and business development at PeopleSoft Federal.
The shift in focus from back-office applications to front-end services
is partially the result of agency chief information officers and external
business consultants educating senior managers that e-government is not
just about replacing computer systems but also about how information technology
can be used to meet agencies' overall missions and objectives, McGlothlin
"Software companies like PeopleSoft have reacted by looking at their
product lines and saying, "I've got the enabler toward e-government,'" he
said. PeopleSoft 8, released earlier this year, adapts the company's financial,
human resources, e-procurement and CRM solutions for the World Wide Web.
State agencies such as the Department of Motor Vehicles can use the
customer interface as a marketing tool. For instance, a citizen visiting
a site to renew a driver's license would be targeted with advertising for
public transportation or vanity license plates.
Another area ideal for government-to-government applications is electronic
grants, McGlothlin said. The Centers for Disease Control and Prevention,
for example, is interested in automating the grants notification and disbursement
systems for customers in state and local governments, he said.
"In every case, the customer wants to have information that usually
comes out of back-office applications, such as, "How much have I disbursed
and what is my available balance?'" McGlothlin said.
PeopleSoft acquired Vantive Corp. in late 1999 and has integrated Vantive's
CRM solution with PeopleSoft's products, creating PeopleSoft CRM and PeopleSoft
Analytics for enterprise performance management.
PeopleSoft partnered with Commerce One Inc. in June 1999 for an e-procurement
solution that could be integrated with the company's financial package.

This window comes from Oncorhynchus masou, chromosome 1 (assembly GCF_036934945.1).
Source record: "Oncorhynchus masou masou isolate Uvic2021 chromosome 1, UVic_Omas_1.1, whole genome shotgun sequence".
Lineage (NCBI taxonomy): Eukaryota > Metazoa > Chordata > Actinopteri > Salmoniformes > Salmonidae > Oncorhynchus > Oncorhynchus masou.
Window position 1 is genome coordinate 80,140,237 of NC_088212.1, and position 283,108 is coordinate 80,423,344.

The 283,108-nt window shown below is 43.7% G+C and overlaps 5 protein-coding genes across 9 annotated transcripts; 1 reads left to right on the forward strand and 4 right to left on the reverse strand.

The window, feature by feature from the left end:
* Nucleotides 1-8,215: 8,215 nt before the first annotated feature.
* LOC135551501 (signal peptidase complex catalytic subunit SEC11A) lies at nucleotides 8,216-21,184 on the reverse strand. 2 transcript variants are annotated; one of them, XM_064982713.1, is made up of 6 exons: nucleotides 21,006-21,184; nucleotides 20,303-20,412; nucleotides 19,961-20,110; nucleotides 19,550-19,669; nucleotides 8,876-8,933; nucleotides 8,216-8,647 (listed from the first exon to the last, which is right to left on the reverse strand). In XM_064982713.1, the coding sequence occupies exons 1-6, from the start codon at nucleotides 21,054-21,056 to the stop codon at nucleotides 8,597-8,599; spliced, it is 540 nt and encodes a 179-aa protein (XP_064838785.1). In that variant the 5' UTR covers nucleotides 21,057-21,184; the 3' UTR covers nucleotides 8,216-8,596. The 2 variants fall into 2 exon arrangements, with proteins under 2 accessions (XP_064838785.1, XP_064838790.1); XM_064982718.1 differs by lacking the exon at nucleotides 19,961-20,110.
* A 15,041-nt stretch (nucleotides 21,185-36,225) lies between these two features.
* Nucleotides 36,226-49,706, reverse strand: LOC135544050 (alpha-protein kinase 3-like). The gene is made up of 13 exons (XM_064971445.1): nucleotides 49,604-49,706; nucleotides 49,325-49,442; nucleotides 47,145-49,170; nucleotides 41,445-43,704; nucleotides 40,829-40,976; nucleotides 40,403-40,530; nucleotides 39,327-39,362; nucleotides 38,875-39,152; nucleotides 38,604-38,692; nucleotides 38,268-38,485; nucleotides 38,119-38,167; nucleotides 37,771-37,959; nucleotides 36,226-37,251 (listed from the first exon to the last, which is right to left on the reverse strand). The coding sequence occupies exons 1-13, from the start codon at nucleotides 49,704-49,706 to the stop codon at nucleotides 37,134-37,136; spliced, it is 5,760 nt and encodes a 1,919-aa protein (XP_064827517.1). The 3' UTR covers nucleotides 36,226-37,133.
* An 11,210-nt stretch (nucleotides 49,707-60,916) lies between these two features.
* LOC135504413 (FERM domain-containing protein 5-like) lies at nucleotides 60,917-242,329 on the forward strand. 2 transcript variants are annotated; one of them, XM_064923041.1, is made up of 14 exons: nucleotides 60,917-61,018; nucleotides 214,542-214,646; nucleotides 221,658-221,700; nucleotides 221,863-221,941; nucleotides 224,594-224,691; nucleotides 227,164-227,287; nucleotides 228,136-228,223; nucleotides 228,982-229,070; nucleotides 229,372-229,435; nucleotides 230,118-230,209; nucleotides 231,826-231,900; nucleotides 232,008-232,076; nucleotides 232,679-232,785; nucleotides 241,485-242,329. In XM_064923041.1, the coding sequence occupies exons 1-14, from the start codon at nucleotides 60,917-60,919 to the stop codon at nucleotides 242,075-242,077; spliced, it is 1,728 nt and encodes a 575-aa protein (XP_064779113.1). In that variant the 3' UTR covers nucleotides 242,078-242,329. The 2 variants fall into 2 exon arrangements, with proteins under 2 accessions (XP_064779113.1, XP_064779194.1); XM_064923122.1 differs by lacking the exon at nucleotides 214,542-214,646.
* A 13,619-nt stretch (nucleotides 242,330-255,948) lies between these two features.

In March 2000, PeopleSoft used Commerce One's electronic marketplace product
in its PeopleSoft Marketplace, which it is now trying to market to federal,
state and local agencies.
Vendors also see a role for themselves in developing portals. Beyond
generating information for dissemination, their software can be used to
create systems that draw people in and help them find the information they
SAP Public Sector and Education Inc.'s enterprise portal — mySAP Workplace — is the company's answer to the outside-in approach in government, said
Thomas Shirk, president of SAP Public Sector and Education.
"There is a shift in focus from the inside-out administrative business
systems to the outside-in, where you pull in the customers, suppliers, citizens,"
Shirk said. The back-end business applications feeding portals are transparent
to users, he said.
State governments such as Pennsylvania are adopting mySAP Workplace,
which brings together tools for financial management, logistics, human resources,
CRM, advanced planning and data warehouses, along with non-SAP components,
Shirk said. In May, SAP also partnered with Commerce One to offer a marketplace
site that uses SAP's business processes software as the backbone.
SAP has also created a development environment that enables users to
expand mySAP.com to mobile devices so that they can fit into the "e-anywhere,
e-anytime" mold, Shirk said. That would enable someone to access a state's
market site from a mobile device to register a claim or enter an order,
he said. SAP also is looking to connect states to each other, which will
facilitate marriage and personal information changes that require contact
with several states or with multiple agencies in one state, he said.
Richmond, Va.'s Technology of the Future project also is based on mySAP.com
as a backbone for integrating with geographic information systems, business
permits and employee self-service systems.
PeopleSoft plans to offer portals aimed at three audiences: employees,
customers and suppliers — what the company calls "role-based" portals.
Instead of inundating users with data they're not interested in, the
portals aggregate data for individual users, which simplifies the process
of information interaction, said Laura King, acting general manager for
PeopleSoft's Education and Government marketing and strategy. PeopleSoft
also offers an enterprise portal product, which allows customers to integrate
other PeopleSoft products or other companies' products that they are already
using, McGlothlin said.
"We want to have a complete product offering and service offering for
e-business, but we are not sending a message that says you have to paint
your ship 100 percent PeopleSoft color," McGlothlin said.